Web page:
There are so many things that they tell you to plan for, such as cribs and diapers, but a lot of the immediate necessities are often missed. Like make sure you have baby nail clippers or a nail filer on hand, because your little one will be born with tiny sharp nails that will scratch their tender face very easily. My little guy had scratches on his face before we even bought him home. That is just one simple thing, but I want to bring up a very important subject that comes up from the moment your child arrives and that is breastfeeding.
It is not as natural a process as it is made to seem. Yes, you will lactate, but every human body is different. In my case my poor little guy could not suck hard enough to get enough food, he was hungry and crying the entire time we were at the hospital and the nurses did not seem concerned. What they failed to mention is that you could rent or purchase your own breast pump, and then pump and feed your child to make it easier. I'm not saying that you should just pump and skip direct breast feeding, but some babies can initially have a difficult time with the process. The thing is, even if you don't use a bottle just an initial pump will help the baby get the milk more easily. So, a breast pump should be on your list of things to take with you to the hospital. Unfortunately, in my case, my baby was so hungry that the nurses offered formula, yet did not mention pumping. With much guilt and out of desperation to feed my child, I ended up giving him formula on the second day. I had not planned on formula and had not yet done the full research on them. So, I gave my baby what the hospital had to offer. As we left the hospital on our third day, we were counseled on breast feeding and rented a breast pump from the hospital on our way out.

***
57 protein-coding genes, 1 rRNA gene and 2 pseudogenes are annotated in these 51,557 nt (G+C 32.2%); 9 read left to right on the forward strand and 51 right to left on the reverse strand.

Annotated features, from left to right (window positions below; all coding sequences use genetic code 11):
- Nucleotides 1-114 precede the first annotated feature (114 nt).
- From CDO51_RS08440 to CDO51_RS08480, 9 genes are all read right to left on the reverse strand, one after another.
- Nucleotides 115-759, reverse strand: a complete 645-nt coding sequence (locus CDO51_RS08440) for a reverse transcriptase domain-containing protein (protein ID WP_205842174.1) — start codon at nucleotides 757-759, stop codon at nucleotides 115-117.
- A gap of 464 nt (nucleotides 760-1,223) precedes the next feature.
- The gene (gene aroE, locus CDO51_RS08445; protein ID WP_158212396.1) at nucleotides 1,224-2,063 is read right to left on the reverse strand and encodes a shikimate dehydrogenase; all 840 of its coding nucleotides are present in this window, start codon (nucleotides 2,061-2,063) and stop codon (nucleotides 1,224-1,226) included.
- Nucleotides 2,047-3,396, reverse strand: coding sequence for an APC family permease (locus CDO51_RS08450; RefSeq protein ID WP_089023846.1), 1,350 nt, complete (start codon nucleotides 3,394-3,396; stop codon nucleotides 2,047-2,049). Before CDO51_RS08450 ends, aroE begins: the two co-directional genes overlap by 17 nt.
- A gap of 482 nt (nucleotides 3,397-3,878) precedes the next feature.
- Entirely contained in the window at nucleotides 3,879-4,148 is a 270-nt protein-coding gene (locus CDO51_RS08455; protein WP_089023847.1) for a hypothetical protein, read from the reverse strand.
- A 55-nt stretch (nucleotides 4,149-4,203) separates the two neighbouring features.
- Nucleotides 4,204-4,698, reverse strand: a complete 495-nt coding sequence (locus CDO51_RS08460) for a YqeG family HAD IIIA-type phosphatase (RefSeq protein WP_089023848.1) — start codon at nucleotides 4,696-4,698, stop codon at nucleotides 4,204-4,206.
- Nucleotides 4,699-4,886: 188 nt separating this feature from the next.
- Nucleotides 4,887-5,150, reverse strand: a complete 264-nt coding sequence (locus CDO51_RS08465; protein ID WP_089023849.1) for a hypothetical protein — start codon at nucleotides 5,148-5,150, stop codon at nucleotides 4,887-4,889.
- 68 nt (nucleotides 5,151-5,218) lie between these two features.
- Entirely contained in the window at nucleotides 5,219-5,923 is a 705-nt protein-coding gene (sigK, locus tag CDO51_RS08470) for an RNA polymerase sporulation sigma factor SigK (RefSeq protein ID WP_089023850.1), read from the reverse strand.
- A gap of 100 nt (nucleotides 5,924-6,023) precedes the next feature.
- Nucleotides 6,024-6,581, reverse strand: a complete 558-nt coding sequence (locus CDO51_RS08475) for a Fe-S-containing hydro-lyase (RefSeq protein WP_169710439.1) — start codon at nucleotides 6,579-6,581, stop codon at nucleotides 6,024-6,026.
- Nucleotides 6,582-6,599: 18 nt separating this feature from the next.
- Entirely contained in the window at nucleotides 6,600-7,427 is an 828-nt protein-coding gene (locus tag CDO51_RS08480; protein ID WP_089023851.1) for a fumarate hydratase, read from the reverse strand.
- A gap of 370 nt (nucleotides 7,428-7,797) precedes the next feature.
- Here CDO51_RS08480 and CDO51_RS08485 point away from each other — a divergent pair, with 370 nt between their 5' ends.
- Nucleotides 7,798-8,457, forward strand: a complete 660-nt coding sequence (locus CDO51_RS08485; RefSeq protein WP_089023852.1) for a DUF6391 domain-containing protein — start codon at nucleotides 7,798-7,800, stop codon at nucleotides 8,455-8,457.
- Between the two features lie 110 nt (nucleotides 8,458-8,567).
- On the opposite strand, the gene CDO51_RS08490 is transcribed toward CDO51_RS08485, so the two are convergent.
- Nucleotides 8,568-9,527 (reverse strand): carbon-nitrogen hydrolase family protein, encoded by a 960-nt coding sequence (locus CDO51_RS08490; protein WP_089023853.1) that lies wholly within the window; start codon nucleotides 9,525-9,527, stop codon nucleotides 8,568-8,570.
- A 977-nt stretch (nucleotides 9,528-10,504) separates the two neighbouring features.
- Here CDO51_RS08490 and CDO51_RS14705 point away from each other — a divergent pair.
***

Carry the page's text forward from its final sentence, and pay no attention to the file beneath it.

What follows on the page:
I ended up doing a combination of breast milk and formula, since my baby had already become accustomed to feeling full with formula. I was using the same formula that the hospital had provided since he had already started on it an I trusted that the hospitals knew what they were doing. One month later I was to discover that the baby was allergic to the formula provided and we had to go through an ordeal of what formula would work for him. I feel that if I was able to properly provide breast milk for my baby from the beginning I would not have gone through such an ordeal. I was producing plenty of milk, so it was a simple matter of a breast pump that could have helped avoid everything.
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